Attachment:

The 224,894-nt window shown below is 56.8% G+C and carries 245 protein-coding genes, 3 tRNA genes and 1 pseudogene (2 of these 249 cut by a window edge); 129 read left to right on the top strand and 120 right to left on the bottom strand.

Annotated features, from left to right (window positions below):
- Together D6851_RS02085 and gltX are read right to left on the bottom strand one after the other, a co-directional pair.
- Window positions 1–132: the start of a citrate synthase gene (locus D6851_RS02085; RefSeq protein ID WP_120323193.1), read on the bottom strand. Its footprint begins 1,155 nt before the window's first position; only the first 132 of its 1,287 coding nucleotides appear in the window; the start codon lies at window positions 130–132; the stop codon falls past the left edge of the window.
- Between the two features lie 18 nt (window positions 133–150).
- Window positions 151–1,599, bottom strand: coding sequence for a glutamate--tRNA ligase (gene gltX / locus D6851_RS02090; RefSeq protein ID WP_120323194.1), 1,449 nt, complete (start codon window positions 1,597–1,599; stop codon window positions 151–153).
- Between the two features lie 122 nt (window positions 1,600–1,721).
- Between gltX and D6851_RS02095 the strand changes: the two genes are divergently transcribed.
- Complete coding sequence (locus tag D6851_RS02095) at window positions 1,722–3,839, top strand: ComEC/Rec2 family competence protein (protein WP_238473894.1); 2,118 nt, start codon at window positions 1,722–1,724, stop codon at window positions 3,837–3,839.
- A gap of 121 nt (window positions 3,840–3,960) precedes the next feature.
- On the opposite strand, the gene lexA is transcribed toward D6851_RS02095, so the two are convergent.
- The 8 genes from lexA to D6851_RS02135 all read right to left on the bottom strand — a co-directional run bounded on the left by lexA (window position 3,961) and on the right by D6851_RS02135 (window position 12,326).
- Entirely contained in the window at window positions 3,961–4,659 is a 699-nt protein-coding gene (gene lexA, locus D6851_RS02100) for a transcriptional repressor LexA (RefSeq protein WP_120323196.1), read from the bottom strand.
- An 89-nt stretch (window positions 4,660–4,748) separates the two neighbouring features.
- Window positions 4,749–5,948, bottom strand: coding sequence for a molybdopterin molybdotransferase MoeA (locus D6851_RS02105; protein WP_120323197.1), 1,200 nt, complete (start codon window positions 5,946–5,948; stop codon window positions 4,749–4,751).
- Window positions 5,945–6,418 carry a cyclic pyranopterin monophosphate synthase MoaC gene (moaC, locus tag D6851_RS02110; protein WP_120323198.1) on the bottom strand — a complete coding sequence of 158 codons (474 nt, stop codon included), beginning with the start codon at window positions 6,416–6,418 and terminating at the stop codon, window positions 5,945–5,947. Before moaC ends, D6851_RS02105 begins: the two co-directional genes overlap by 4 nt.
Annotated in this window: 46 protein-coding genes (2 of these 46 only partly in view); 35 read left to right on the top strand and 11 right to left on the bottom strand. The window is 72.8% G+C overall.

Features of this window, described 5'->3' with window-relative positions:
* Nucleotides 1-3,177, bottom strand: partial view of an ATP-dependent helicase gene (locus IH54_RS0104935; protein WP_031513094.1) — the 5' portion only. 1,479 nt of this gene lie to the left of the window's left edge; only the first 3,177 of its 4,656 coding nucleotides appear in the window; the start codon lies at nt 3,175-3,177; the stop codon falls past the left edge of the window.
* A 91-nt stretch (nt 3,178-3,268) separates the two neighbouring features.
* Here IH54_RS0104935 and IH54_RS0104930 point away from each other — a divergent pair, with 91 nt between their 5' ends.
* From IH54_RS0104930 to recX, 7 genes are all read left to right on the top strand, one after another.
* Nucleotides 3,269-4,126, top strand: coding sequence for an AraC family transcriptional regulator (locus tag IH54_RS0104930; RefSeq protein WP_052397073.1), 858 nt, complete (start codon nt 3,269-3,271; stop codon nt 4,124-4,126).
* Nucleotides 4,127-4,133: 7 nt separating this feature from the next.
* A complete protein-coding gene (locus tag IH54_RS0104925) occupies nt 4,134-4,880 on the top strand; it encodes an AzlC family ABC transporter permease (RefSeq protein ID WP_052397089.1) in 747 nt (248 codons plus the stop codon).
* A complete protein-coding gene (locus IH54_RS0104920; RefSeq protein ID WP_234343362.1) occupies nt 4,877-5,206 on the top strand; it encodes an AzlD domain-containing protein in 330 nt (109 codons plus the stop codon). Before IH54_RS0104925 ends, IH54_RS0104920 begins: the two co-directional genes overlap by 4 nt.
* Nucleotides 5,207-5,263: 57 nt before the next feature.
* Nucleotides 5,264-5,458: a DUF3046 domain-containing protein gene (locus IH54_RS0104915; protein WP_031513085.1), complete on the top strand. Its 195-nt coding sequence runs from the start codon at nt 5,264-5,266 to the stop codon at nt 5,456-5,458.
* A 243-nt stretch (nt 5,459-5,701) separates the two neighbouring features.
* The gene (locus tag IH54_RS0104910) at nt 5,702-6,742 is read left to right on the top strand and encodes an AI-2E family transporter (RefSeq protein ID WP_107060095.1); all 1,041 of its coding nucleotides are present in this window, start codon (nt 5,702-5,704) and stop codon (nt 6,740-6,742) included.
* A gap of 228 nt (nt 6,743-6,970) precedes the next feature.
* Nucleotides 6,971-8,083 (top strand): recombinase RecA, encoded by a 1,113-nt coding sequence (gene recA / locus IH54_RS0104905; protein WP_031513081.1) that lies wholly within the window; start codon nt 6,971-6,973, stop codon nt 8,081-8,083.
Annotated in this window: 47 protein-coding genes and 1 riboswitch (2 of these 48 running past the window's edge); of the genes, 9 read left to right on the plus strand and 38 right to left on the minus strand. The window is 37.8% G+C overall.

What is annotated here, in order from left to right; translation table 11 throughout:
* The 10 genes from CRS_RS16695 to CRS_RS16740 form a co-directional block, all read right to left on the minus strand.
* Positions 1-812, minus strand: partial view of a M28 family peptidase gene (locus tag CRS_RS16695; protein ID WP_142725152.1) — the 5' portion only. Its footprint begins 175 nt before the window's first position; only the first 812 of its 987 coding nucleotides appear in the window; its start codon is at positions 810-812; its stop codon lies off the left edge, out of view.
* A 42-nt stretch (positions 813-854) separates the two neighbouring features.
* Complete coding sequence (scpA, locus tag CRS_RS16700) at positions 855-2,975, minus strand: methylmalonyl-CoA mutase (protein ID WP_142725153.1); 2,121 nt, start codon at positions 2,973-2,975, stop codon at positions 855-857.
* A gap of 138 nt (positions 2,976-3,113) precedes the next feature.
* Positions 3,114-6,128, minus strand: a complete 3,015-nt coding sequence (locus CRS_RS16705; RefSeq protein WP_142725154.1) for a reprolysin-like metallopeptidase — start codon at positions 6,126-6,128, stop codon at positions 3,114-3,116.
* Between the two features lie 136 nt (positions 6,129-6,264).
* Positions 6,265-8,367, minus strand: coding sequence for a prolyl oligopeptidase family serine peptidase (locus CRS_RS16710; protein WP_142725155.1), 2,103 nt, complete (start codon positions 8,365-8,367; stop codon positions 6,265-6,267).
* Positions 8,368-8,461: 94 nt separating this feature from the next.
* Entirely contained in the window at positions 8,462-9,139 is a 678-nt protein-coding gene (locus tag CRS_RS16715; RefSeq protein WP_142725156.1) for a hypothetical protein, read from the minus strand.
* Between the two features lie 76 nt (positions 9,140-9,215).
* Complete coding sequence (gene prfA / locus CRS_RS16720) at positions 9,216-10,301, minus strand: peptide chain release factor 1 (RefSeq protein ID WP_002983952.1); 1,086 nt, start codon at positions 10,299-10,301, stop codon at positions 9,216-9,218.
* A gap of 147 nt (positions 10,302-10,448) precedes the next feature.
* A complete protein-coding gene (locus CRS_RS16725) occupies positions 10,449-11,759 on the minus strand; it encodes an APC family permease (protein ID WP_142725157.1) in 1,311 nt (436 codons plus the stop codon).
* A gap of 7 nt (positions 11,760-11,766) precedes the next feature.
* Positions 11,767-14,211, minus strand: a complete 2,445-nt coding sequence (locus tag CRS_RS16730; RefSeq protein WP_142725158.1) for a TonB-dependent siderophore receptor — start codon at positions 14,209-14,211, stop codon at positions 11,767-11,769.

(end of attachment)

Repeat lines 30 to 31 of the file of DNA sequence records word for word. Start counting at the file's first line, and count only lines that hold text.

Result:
* The gene (locus tag IH54_RS0104910) at nt 5,702-6,742 is read left to right on the top strand and encodes an AI-2E family transporter (RefSeq protein ID WP_107060095.1); all 1,041 of its coding nucleotides are present in this window, start codon (nt 5,702-5,704) and stop codon (nt 6,740-6,742) included.
* A gap of 228 nt (nt 6,743-6,970) precedes the next feature.